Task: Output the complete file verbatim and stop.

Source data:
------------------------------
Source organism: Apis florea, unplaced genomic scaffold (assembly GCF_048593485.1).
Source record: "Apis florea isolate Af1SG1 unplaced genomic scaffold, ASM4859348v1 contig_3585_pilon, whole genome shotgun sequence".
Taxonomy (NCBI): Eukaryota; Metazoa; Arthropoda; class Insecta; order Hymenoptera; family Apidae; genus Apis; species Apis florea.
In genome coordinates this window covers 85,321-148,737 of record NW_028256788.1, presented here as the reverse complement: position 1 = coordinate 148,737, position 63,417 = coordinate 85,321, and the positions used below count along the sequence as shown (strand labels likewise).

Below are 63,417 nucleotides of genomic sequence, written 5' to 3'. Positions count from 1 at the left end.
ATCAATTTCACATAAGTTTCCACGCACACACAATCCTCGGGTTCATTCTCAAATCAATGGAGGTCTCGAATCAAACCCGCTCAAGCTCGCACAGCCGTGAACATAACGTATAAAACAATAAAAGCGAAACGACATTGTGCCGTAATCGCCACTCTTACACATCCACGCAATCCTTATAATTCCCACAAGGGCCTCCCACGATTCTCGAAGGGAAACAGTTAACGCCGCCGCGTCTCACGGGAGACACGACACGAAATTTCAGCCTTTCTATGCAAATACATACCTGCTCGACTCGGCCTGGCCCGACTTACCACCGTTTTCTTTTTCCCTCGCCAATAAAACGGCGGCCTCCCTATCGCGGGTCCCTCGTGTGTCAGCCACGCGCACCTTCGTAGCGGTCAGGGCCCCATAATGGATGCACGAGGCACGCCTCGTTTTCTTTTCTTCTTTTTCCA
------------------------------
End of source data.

Source organism: Apis florea, unplaced genomic scaffold (assembly GCF_048593485.1).
Source record: "Apis florea isolate Af1SG1 unplaced genomic scaffold, ASM4859348v1 contig_3585_pilon, whole genome shotgun sequence".
Taxonomy (NCBI): Eukaryota; Metazoa; Arthropoda; class Insecta; order Hymenoptera; family Apidae; genus Apis; species Apis florea.
In genome coordinates this window covers 85,321-148,737 of record NW_028256788.1, presented here as the reverse complement: position 1 = coordinate 148,737, position 63,417 = coordinate 85,321, and the positions used below count along the sequence as shown (strand labels likewise).

Below are 63,417 nucleotides of genomic sequence, written 5' to 3'. Positions count from 1 at the left end.
ATCAATTTCACATAAGTTTCCACGCACACACAATCCTCGGGTTCATTCTCAAATCAATGGAGGTCTCGAATCAAACCCGCTCAAGCTCGCACAGCCGTGAACATAACGTATAAAACAATAAAAGCGAAACGACATTGTGCCGTAATCGCCACTCTTACACATCCACGCAATCCTTATAATTCCCACAAGGGCCTCCCACGATTCTCGAAGGGAAACAGTTAACGCCGCCGCGTCTCACGGGAGACACGACACGAAATTTCAGCCTTTCTATGCAAATACATACCTGCTCGACTCGGCCTGGCCCGACTTACCACCGTTTTCTTTTTCCCTCGCCAATAAAACGGCGGCCTCCCTATCGCGGGTCCCTCGTGTGTCAGCCACGCGCACCTTCGTAGCGGTCAGGGCCCCATAATGGATGCACGAGGCACGCCTCGTTTTCTTTTCTTCTTTTTCCA